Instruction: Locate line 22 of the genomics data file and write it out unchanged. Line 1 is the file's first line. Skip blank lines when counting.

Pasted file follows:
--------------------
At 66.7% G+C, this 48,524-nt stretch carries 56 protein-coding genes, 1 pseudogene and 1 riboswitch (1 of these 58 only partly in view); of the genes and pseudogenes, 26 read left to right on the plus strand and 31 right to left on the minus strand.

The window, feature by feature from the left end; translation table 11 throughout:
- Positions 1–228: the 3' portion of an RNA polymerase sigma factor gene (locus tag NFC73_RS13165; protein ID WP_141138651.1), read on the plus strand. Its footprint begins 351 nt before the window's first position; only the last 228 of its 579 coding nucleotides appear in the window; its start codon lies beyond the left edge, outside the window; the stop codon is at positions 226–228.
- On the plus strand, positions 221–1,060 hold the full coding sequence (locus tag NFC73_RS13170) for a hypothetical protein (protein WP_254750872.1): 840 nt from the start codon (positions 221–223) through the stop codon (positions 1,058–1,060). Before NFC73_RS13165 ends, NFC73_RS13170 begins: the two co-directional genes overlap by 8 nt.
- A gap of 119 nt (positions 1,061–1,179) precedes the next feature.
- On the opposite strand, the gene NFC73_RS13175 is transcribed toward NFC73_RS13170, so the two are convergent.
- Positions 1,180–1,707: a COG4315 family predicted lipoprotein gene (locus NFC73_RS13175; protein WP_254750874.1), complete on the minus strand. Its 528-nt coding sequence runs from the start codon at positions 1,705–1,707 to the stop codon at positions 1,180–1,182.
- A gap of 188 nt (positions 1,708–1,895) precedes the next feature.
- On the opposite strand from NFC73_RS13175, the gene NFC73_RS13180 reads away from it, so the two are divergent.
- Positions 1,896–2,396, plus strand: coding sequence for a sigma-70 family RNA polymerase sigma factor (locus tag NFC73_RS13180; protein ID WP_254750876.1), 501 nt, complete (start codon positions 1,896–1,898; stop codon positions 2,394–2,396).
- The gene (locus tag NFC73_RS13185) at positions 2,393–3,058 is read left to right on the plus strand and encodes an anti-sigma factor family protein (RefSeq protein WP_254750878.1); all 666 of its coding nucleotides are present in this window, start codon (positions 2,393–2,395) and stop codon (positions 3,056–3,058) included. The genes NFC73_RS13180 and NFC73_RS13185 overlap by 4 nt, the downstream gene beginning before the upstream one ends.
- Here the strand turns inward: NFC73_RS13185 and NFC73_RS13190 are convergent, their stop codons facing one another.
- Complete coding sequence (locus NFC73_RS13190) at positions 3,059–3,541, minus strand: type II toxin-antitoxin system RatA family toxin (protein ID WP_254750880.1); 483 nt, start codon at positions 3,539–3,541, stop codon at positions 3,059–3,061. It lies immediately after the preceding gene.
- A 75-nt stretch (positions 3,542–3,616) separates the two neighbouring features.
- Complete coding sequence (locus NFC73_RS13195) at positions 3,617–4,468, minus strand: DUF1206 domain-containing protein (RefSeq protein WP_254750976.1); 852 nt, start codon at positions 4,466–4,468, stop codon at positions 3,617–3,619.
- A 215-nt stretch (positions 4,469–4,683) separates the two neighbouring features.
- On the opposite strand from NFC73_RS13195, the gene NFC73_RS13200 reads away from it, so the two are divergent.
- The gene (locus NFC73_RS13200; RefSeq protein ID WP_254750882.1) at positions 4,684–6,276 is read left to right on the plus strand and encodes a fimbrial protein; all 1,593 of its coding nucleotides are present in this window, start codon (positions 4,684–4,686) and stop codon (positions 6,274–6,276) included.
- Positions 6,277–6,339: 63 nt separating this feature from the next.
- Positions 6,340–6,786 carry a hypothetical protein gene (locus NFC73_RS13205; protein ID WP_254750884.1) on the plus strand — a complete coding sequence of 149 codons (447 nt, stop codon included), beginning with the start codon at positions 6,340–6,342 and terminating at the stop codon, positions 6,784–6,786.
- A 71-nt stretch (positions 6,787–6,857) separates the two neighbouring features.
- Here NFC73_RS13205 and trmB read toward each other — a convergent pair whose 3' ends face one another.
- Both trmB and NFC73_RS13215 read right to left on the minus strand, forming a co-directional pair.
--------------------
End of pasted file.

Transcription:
- Here NFC73_RS13205 and trmB read toward each other — a convergent pair whose 3' ends face one another.